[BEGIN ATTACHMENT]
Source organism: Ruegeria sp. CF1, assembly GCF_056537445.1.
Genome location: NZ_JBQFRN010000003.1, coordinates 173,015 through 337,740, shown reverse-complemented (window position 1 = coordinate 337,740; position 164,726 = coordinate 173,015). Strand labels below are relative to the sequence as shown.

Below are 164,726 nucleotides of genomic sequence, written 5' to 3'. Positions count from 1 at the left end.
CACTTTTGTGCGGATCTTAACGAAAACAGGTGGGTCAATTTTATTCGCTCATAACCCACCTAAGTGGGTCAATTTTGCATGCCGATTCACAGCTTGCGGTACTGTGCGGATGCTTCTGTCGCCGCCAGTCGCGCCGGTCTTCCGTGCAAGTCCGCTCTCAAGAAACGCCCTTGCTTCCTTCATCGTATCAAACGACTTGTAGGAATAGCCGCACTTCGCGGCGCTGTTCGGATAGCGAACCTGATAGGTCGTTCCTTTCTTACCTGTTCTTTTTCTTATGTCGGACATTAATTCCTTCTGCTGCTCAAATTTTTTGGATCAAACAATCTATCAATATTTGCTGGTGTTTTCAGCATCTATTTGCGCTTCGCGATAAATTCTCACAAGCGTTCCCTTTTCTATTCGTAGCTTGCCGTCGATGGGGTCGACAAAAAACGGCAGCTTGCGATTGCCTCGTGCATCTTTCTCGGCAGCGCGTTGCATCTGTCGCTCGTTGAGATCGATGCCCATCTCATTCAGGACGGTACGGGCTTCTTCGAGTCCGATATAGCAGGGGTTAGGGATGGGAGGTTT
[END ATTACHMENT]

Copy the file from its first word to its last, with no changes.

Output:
Source organism: Ruegeria sp. CF1, assembly GCF_056537445.1.
Genome location: NZ_JBQFRN010000003.1, coordinates 173,015 through 337,740, shown reverse-complemented (window position 1 = coordinate 337,740; position 164,726 = coordinate 173,015). Strand labels below are relative to the sequence as shown.

Below are 164,726 nucleotides of genomic sequence, written 5' to 3'. Positions count from 1 at the left end.
CACTTTTGTGCGGATCTTAACGAAAACAGGTGGGTCAATTTTATTCGCTCATAACCCACCTAAGTGGGTCAATTTTGCATGCCGATTCACAGCTTGCGGTACTGTGCGGATGCTTCTGTCGCCGCCAGTCGCGCCGGTCTTCCGTGCAAGTCCGCTCTCAAGAAACGCCCTTGCTTCCTTCATCGTATCAAACGACTTGTAGGAATAGCCGCACTTCGCGGCGCTGTTCGGATAGCGAACCTGATAGGTCGTTCCTTTCTTACCTGTTCTTTTTCTTATGTCGGACATTAATTCCTTCTGCTGCTCAAATTTTTTGGATCAAACAATCTATCAATATTTGCTGGTGTTTTCAGCATCTATTTGCGCTTCGCGATAAATTCTCACAAGCGTTCCCTTTTCTATTCGTAGCTTGCCGTCGATGGGGTCGACAAAAAACGGCAGCTTGCGATTGCCTCGTGCATCTTTCTCGGCAGCGCGTTGCATCTGTCGCTCGTTGAGATCGATGCCCATCTCATTCAGGACGGTACGGGCTTCTTCGAGTCCGATATAGCAGGGGTTAGGGATGGGAGGTTT